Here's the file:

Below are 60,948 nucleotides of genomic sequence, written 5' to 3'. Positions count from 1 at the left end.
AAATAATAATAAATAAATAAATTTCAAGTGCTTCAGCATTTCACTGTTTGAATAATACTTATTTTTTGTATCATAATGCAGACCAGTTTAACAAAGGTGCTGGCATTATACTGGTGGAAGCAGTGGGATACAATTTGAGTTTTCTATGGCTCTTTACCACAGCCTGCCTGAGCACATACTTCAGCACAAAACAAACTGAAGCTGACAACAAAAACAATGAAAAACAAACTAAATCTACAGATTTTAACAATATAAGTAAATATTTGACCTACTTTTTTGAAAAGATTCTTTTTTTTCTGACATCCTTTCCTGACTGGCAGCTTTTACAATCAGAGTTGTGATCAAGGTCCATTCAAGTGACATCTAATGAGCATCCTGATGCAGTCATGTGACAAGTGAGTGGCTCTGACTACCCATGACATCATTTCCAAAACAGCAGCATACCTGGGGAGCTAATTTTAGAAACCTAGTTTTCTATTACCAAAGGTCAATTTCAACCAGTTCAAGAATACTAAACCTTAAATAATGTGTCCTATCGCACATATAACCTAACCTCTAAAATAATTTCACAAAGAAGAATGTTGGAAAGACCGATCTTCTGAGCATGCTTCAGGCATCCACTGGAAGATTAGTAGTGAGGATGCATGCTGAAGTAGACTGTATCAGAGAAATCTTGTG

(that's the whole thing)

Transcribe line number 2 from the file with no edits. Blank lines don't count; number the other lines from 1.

AAATAATAATAAATAAATAAATTTCAAGTGCTTCAGCATTTCACTGTTTGAATAATACTTATTTTTTGTATCATAATGCAGACCAGTTTAACAAAGGTGCTGGCATTATACTGGTGGAAGCAGTGGGATACAATTTGAGTTTTCTATGGCTCTTTACCACAGCCTGCCTGAGCACATACTTCAGCACAAAACAAACTGAAGCTGACAACAAAAACAATGAAAAACAAACTAAATCTACAGATTTTAACAATATAAGTAAATATTTGACCTACTTTTTTGAAAAGATTCTTTTTTTTCTGACATCCTTTCCTGACTGGCAGCTTTTACAATCAGAGTTGTGATCAAGGTCCATTCAAGTGACATCTAATGAGCATCCTGATGCAGTCATGTGACAAGTGAGTGGCTCTGACTACCCATGACATCATTTCCAAAACAGCAGCATACCTGGGGAGCTAATTTTAGAAACCTAGTTTTCTATTACCAAAGGTCAATTTCAACCAGTTCAAGAATACTAAACCTTAAATAATGTGTCCTATCGCACATATAACCTAACCTCTAAAATAATTTCACAAAGAAGAATGTTGGAAAGACCGATCTTCTGAGCATGCTTCAGGCATCCACTGGAAGATTAGTAGTGAGGATGCATGCTGAAGTAGACTGTATCAGAGAAATCTTGTG